Current Projects


Baby turtleMore exciting news from Jaque! BAB Latin America Director Ana Maria Vasquez reports that we have successfully expanded our Turtle Preservation Program’s capacity from 150 to 250 nests. Our program pays local people to preserve and protect the nest sites and aid the little turtles in reaching the sea. The money allows folks to replace the turtle eggs, a staple of the local diet, with chicken eggs, encouraging local small businesses and ensuring that an important food source is not lost in the process of ecological conservation. Each nest in the program releases 100-150 baby turtles into the wild, of which only 1or 2 will survive to maturity to return and breed on the beach at Jaque. For only $20, you can receive a BAB certificate of adoption for a nest, along with an attached tagua (vegetable ivory) carved turtle, while helping to ensure this program’s continued growth. What a great holiday gift! Make someone an adoptive parent. (More about our Sea Turtle Preservation program)


Jaque SchoolWe continue to support the growth of the year-old High School for the Earth in Jaque, Darien, Panama. BRIDGES, along with other Panamanian groups, is supporting Colegio de la Tierra which provides high-school level education for indigenous and other young people in Jaque. This is a huge boon for this isolated coastal jungle community, where previously parents were forced to choose between sending their children off to expensive residential schools in Panama City or forgoing their children’s secondary education. The school’s focus on teaching these indigenous youth sustainable forestry and the scientific study of the local ecology is right in line with BAB’s mission to “preserve ancient cultures and ancient species.” We are looking forward to the possibility of expanding the school’s curriculum to include the 12th grade, and we are always interested in recruiting teachers, interns and volunteers to assist with the programs. Can you help us by making a donation to support expansion of the school’s educational programs? Perhaps you’d like to donate your time and your passion to working directly with these young people, to aid them in their quest for knowledge that will help them preserve and protect their people’s delicately balanced relationship with the incredibly diverse natural world that surrounds them. (More about Colegio de la Tierra)


Preschool1One of our first projects was to get a preschool started where 3-5 year olds can be safe and nurtured. This gives Mom a chance to pursue other avenues for a few hours each morning. The children are assured a nutritious drink and snack each day and the teachers can make a small but incredibly meaningful salary. BAB has initiated two pre-schools in Jacque, which are now self-sustaining community services.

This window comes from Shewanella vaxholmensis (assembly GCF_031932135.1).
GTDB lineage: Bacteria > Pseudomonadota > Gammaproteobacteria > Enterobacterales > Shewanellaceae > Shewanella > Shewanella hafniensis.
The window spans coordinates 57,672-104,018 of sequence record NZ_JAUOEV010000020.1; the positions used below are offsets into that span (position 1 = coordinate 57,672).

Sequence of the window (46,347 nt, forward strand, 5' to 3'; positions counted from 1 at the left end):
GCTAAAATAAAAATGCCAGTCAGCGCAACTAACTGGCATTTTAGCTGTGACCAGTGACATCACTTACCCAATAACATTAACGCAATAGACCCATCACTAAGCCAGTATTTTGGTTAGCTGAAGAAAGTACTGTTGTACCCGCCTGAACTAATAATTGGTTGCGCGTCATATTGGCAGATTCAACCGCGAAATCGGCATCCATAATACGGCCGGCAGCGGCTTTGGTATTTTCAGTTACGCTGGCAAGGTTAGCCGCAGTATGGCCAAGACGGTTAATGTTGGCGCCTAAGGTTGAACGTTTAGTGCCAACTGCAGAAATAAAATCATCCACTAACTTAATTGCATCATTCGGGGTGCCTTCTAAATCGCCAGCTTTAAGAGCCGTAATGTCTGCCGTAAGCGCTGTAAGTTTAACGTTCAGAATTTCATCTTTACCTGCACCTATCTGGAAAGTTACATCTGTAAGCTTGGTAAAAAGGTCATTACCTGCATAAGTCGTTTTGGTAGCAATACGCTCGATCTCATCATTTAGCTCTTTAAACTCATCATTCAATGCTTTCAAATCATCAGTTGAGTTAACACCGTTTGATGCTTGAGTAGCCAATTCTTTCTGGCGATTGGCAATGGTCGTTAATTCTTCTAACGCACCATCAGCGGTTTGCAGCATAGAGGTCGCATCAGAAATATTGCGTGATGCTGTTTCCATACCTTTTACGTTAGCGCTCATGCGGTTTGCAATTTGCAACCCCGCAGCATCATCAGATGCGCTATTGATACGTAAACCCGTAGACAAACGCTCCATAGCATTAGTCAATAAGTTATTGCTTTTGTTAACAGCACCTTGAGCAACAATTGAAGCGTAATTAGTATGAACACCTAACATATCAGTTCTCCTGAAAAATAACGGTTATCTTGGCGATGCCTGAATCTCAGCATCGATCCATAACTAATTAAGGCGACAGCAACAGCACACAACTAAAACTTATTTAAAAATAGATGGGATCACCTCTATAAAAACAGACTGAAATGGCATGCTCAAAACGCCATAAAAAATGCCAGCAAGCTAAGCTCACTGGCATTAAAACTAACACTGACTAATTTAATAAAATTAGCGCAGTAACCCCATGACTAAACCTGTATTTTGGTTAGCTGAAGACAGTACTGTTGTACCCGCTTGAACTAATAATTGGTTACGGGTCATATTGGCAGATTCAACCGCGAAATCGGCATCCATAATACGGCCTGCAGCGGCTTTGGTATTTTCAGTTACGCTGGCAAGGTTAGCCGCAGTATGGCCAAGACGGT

This project is an amazing example of community spirit. The two pre-schools that are up and running have been adopted by Casa Taller, a small private school in Panama City. They supply a stipend for teachers, as well as provide the nutritional snacks for the children each day.

These few hours per day without worrying about their children can mean a lot to local women, allowing them to work in cooperatives or accomplish other tasks, and some early educational fun is welcomed by kids who have known hard times and even sometimes witnessed horrible violence. (More about Pre-Schools For Peace)


100_0515Many elders find themselves alone in Jaque when their children have gone off to Panama City to seek employment. Others have families who struggle to feed themselves and to put sufficient food in the mouths of their babies. Rather than ask you to adopt a particular elder, we ask you to adopt the project for a month. This is a costly program and very much in need of groups and individuals to cover one month’s worth of meals for $100 per month. Maybe you would like to honor a loved one who has gone or maybe one who’s just arrived, or maybe even celebrate the birthday of a favorite elder of yours, by adopting a month that has special meaning. Perhaps your church or social group could raise the funds to adopt a month. Please help us fill up the calendar year with health and happiness for our elders. (More about Meals on Heels)


Papel2Thanks to a seed money grant from the Popular Movement Fund of the Peace Development Fund, a cooperative was formed to provide economic support for the refugee women in Panama (from Colombia) who make recycled paper cards. This has brought some economic hope to a desperate situation. These lovely cards are made of paper recycled from the village, with bits of jungle plants added, and each is embossed with a leaf. On occasion, a batch will come out hot pink or sky blue, indicating that they have recycled the paintings, done with tempera paint, by the little preschoolers. We have the cards for sale along with other crafts from the region. (More about Recycled Paper Cooperative)

Cards are $5 per 1/2 dozen and are available in the Fair Trade section of our website.


Methane digesters 2 coloredMany thanks to the Cottonwood Foundation for their generous grant of $1,000, which will allow us take this project from its experimental phase to production. The funding was used to get a bicycle powered collection vehicle and initiate collection of garbage that can be turned into methane gas for cooking and compost as an end product. The digesters, initiated by volunteer Doug Renk, are being tended by students in the new high school. Our goal is to compost whatever is compostable and recycle what is recyclable. We will have a full report on our Darien Projects when Ana Maria and our volunteers return. (More about Methane Digesters)